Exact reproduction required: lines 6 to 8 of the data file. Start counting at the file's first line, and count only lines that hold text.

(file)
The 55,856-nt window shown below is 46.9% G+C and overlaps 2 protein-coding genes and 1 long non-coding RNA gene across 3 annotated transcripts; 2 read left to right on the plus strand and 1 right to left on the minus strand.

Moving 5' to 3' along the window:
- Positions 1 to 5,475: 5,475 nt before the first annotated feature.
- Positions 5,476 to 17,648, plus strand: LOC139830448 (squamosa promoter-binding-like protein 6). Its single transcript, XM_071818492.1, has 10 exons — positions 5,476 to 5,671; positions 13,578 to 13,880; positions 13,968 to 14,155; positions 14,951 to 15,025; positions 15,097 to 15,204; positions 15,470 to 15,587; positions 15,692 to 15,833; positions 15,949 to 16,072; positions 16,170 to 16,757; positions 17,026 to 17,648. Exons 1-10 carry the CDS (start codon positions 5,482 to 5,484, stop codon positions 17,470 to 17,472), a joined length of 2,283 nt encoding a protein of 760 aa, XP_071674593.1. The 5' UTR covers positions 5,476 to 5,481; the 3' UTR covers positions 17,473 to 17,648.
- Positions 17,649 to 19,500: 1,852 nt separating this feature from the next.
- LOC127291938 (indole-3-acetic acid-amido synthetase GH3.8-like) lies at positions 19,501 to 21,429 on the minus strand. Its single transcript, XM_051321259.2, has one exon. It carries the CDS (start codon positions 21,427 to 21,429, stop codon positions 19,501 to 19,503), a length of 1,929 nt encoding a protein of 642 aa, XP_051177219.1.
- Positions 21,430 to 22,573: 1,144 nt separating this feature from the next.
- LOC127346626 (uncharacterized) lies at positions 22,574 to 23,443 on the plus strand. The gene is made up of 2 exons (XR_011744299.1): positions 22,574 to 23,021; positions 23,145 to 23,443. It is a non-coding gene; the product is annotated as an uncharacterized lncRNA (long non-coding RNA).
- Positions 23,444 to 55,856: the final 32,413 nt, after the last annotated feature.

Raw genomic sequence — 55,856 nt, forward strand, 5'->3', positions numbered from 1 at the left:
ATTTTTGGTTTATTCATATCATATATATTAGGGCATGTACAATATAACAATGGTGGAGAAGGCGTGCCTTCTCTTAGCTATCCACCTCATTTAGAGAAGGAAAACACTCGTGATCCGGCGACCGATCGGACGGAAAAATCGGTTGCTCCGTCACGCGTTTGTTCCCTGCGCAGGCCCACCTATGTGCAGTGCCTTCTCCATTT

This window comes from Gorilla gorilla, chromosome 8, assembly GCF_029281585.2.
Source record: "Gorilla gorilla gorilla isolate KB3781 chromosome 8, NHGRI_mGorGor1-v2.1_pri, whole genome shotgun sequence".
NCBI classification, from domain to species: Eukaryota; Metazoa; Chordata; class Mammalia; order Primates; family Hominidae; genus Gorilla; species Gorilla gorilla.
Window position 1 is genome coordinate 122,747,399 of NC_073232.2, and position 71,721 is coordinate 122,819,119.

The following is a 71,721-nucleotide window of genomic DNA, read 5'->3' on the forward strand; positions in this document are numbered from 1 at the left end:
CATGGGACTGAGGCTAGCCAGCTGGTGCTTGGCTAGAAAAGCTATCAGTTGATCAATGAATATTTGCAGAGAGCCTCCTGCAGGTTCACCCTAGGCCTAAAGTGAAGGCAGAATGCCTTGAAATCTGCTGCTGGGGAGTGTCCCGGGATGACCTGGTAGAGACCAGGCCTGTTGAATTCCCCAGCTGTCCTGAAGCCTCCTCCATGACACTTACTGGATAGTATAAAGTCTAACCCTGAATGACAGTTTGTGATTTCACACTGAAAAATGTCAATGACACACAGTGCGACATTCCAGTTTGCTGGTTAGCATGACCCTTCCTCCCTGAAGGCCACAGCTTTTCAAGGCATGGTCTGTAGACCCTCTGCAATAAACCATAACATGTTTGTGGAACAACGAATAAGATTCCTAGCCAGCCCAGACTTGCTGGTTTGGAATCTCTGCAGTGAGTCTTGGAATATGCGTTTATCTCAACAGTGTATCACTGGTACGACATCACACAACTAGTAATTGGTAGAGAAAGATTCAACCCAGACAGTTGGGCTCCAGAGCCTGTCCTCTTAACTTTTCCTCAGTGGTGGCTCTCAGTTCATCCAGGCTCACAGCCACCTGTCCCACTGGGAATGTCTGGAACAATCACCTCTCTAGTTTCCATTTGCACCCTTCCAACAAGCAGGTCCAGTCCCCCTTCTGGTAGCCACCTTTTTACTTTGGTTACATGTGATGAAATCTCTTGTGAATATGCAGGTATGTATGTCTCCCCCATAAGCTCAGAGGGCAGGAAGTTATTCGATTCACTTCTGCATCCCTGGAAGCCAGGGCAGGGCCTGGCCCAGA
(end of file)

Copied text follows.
- LOC127291938 (indole-3-acetic acid-amido synthetase GH3.8-like) lies at positions 19,501 to 21,429 on the minus strand. Its single transcript, XM_051321259.2, has one exon. It carries the CDS (start codon positions 21,427 to 21,429, stop codon positions 19,501 to 19,503), a length of 1,929 nt encoding a protein of 642 aa, XP_051177219.1.
- Positions 21,430 to 22,573: 1,144 nt separating this feature from the next.
- LOC127346626 (uncharacterized) lies at positions 22,574 to 23,443 on the plus strand. The gene is made up of 2 exons (XR_011744299.1): positions 22,574 to 23,021; positions 23,145 to 23,443. It is a non-coding gene; the product is annotated as an uncharacterized lncRNA (long non-coding RNA).